Allow your children to amaze you
Our Christmas card this year was a picture of our family at a winery in upstate New York.
All decked in various shades of purple and gray and gathered on a rustic porch, we were celebrating the wedding of our eldest child on a picture-perfect day in the Finger Lakes.
I asked the photographer if the winery could serve as the backdrop for our family picture that I figured would end up as our annual greeting card later in the year.
The photo included my husband and me as well as my mother-in-law, our daughter and her fiance, and our youngest son and his girlfriend.
The newlyweds held their tuxedo-clad son in their arms. Like many couples of their generation, Dan and Maria's relationship followed a sequence of events different from that of their parents. For lots of reasons that keep sociologists and economists intrigued, more and more couples are starting out together in ways that defy custom and conformity. Yet, at the end of the day, it all adds up to "family."
When I sat down to address my cards, I knew I would be getting a call from an old friend whom I will call "John." He is traditional and rigid, not to mention quite conservative. He would surely waste no time reminding me that my grandson was older than his parents' marriage license.
Sure enough, on Jan, 3, the call came.
It was late, and I was too tired to deal with John. I let the call go into voice mail instead.
John had become our friend when we lived in New Hampshire almost 30 years ago. He and his family took us under their wing when we were newly married and lived six hours from home. Due to work schedules, we were often unable to travel to Pennsylvania for holidays.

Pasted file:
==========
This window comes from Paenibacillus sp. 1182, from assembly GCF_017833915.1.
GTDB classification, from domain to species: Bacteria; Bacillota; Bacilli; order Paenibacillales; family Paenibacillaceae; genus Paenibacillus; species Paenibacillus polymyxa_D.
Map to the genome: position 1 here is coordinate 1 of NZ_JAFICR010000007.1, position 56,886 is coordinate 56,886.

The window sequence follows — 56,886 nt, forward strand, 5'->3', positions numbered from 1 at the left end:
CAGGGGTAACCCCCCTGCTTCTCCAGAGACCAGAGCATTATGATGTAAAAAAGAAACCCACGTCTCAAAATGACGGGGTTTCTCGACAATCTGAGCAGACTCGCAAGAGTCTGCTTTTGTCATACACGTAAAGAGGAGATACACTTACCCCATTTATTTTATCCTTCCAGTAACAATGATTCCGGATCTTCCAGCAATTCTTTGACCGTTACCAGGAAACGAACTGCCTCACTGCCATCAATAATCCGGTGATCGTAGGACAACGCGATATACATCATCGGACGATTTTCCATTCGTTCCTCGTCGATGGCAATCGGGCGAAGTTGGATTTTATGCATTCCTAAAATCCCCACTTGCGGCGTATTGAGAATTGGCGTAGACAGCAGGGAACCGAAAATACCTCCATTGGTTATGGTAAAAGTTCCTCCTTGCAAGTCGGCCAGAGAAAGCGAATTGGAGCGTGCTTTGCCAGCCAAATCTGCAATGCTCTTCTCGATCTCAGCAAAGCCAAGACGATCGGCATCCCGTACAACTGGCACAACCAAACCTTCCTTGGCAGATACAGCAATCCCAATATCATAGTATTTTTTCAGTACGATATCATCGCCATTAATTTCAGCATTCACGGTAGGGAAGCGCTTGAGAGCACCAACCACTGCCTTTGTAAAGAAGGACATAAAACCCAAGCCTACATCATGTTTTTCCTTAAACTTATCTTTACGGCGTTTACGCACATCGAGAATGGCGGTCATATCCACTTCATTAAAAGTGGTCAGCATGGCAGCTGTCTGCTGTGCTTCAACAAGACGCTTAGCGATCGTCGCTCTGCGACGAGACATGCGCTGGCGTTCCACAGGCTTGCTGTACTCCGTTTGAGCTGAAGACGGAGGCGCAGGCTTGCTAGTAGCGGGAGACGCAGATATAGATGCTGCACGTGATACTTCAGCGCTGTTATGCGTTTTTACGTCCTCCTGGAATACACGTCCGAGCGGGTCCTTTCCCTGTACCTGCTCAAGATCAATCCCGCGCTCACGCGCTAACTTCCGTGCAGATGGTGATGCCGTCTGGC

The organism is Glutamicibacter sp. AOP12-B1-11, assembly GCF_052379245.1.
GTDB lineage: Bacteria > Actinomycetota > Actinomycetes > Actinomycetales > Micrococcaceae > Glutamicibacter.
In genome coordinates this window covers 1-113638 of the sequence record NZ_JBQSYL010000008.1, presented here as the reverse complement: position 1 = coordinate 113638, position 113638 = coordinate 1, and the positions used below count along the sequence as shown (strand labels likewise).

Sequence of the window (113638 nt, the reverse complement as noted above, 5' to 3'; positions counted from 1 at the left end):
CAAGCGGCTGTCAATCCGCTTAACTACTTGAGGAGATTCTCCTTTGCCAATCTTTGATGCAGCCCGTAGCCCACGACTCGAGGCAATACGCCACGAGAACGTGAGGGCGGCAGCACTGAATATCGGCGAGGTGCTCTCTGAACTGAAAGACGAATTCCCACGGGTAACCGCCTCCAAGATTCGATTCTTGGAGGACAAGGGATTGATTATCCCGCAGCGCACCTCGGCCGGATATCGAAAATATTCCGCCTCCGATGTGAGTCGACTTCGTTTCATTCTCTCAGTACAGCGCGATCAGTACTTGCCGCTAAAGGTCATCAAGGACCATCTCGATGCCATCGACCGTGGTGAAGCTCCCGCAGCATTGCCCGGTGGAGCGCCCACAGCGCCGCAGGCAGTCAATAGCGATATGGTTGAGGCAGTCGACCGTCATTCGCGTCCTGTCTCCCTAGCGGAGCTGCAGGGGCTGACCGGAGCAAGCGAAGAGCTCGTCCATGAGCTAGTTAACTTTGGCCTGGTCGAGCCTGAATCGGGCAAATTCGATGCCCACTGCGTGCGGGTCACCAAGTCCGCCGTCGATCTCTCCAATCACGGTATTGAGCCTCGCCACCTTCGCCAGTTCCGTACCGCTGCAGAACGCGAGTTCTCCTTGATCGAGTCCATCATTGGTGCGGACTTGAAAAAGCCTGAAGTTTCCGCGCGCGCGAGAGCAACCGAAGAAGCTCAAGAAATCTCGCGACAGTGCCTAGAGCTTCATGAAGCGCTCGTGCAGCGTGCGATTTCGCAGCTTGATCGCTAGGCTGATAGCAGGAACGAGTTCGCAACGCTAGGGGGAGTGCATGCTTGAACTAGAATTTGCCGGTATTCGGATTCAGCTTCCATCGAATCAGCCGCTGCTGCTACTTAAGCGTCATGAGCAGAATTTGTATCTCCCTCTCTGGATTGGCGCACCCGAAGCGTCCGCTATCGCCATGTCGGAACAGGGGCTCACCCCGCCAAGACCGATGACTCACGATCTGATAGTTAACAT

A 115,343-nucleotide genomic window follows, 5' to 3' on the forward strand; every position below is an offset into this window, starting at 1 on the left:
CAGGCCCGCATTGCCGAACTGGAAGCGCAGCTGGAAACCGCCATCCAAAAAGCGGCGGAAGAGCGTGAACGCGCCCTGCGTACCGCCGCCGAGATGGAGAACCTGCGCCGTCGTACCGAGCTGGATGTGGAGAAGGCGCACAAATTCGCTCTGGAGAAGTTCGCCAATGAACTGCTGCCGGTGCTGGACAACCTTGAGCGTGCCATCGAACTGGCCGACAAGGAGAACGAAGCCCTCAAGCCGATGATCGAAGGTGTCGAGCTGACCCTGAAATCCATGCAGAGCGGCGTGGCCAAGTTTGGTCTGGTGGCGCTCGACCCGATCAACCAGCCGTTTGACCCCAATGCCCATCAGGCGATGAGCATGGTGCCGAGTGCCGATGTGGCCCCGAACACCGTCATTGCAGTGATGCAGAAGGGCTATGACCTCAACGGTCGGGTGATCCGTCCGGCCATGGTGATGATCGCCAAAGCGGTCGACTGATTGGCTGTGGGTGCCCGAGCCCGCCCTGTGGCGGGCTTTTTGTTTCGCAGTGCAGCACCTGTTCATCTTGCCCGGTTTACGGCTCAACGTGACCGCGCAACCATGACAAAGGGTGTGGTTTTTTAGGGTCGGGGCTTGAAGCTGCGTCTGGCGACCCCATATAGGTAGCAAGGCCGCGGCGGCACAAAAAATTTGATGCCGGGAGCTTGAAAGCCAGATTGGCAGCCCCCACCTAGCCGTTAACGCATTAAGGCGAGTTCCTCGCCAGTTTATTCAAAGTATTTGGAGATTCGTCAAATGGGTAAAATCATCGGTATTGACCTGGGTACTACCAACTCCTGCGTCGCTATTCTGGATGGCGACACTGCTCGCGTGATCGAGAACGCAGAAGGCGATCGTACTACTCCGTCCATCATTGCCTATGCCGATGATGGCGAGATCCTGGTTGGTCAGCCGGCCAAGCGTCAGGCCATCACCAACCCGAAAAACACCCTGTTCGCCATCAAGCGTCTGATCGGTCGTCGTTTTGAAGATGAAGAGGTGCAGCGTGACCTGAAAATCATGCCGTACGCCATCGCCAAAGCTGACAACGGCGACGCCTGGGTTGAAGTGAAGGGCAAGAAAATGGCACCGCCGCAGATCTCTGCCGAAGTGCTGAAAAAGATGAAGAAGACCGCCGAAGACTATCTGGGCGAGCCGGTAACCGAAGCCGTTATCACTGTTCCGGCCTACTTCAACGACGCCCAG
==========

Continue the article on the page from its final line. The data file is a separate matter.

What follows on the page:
He was there to celebrate special events with us, and we were all part of an active fellowship group at our church. Within a few years, both John and our little family had moved out of New Hampshire because of job opportunities elsewhere. But we remained friends despite the distance. Phone calls and eventually technology have kept us connected.
I finally called John back by the weekend. After our "hellos" and "how were your holidays?" John said, "So, how did you let this happen? How did you let Dan become a father before he was married?"
I chuckled and said there was not much you can say or do to a 26-year-old. Besides, he had become a terrific father. The love he shows for his wife and child, his hard work and dedication, his patience and nurturing were nothing short of amazing.
How about our daughter, he asked. Is she married? Does she attend church regularly?
I filled John in on our daughter's accomplishments and her having set up residence in Boston with her fiance. She also truly amazes me, I said. She is an editor, a published writer, a community volunteer and an advocate for the less fortunate.
Apparently, John's son, Paul, is everything he ever envisioned, and Paul's path thus far has aligned perfectly with his father's expectations. I reminded John that this is very rare.
The best that most parents can hope for is that they have conveyed their values to their children through their own words and actions for the past 18 years. Then, their offspring leave the nest and go out on their own.
They will be influenced by their peers, their culture and the world. They will make lots of decisions – some that we agree with, some that we do not. The key to remaining influential in an adult child's life is to stand in awe at who they have become and avoid positioning ourselves as judges or critics.
Look at them, get amazed and stay amazed. Marvel at the parents, providers, professionals, workers and community members they have become. Meet them where they are. Have conversations about their decisions and life directions, but let them do most of the talking.
Listen; do not lecture. You may learn something you never knew before!
And you don't have to agree with them.
John seemed to think that parents should take a firm stand when their children's values or choices are not in line with that of their parents.
I think he was trying to tell me to disown my kids.
We agreed to disagree on that one, and I told John to call me the first time Paul amazes him – either way.
Editor's note: Denise Continenza is the family living specialist with Penn State Cooperative Extension.